Fluoridation: Elected officials have a critical duty

By the CDHP team

This blog post was written by Karen Williams Seel, a member of the county board of commissioners in Pinellas County, Fla. More than 900,000 people live in the county. Three years ago, the board voted 4-3 to stop fluoridating its water supply but reversed that decision in 2012 after voters defeated two incumbent commissioners who had voted against fluoridation. In both instances, Seel voted in favor of fluoridation.

During my 15 years as a member of the Pinellas County Board of Commissioners, I have learned that voters are wiser than many pollsters and pundits seem to think they are. When voters get confused about an issue, it’s usually because someone has misinformed them — either by error or by design. Community water fluoridation provides a good example of how that can happen.

When the issue of fluoridation arose in Pinellas County, only a small handful of residents raised any concern about it. These individuals cited statements they had read on anti-fluoride websites and online bulletin boards. Many of them seemed unaware that the Centers for Disease Control and Prevention has concluded that fluoridation safely and effectively reduces tooth decay by 25% over a person’s lifetime. Thankfully, our local newspaper did an excellent job of reporting on fluoridation.

As Americans increasingly seek health information online, elected officials and other policymakers need to recognize that anti-fluoride activists have created a web-based panoply of false fears. For many fluoride critics, these online messages are the source of their concerns. This spring, for instance, a New York resident wrote a letter to his local newspaper, saying he “was surfing the Web and came across information on water fluoridation and the dangers that lie within this practice.”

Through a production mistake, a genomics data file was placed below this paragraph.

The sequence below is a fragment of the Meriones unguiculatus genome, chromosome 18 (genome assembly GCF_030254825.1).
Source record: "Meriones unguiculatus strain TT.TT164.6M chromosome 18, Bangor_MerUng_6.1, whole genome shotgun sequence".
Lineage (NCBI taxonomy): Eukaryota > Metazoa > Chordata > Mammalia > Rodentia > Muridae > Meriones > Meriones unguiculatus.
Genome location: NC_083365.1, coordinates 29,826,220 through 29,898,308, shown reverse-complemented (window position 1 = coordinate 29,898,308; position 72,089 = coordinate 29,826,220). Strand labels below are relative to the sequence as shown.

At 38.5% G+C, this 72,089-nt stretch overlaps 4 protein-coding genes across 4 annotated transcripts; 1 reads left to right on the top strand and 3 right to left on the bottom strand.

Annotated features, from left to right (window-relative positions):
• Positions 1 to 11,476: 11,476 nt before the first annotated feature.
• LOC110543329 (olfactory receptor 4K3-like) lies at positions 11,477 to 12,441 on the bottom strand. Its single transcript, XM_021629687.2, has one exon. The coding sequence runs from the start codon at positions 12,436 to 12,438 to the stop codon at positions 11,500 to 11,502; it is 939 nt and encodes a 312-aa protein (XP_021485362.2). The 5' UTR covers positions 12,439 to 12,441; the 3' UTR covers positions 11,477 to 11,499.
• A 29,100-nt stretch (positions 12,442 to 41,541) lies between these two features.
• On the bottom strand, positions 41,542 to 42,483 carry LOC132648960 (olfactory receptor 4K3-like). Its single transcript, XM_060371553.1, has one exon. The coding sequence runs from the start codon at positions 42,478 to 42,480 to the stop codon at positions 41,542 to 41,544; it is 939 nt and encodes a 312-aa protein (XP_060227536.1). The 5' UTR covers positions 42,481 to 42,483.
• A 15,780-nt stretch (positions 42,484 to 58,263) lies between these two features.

Public officials have a responsibility to listen to their constituents. We also have a duty to not allow false fear to drive public health decisions.

In Pinellas County, a handful of people sent similar fear-based messages to our board of commissioners. Fortunately, we heard from many local residents who opposed the decision to end fluoridation. These parents were having to pay extra money out of pocket to buy fluoride supplements for their children. Parents told us that a decision like this should be based on health and science — not on politics. A local mother of two children put it simply, “It's a disservice to our children.” Eventually, this common-sense view prevailed, and we resumed water fluoridation in our county.

Public officials have a responsibility to listen to their constituents. We also have a duty to not allow false fear to drive public health decisions. We should direct our constituents to reputable websites like these sites. We shouldn’t let “guess what I read on the internet” be the reason that we abandon a proven, safe practice like water fluoridation.

Guest blog posts do not necessarily represent the views or positions of the Children's Dental Health Project (CDHP). Click here to learn more about CDHP.

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Did you know?

44% }
of U.S. children will have at least one cavity by kindergarten.
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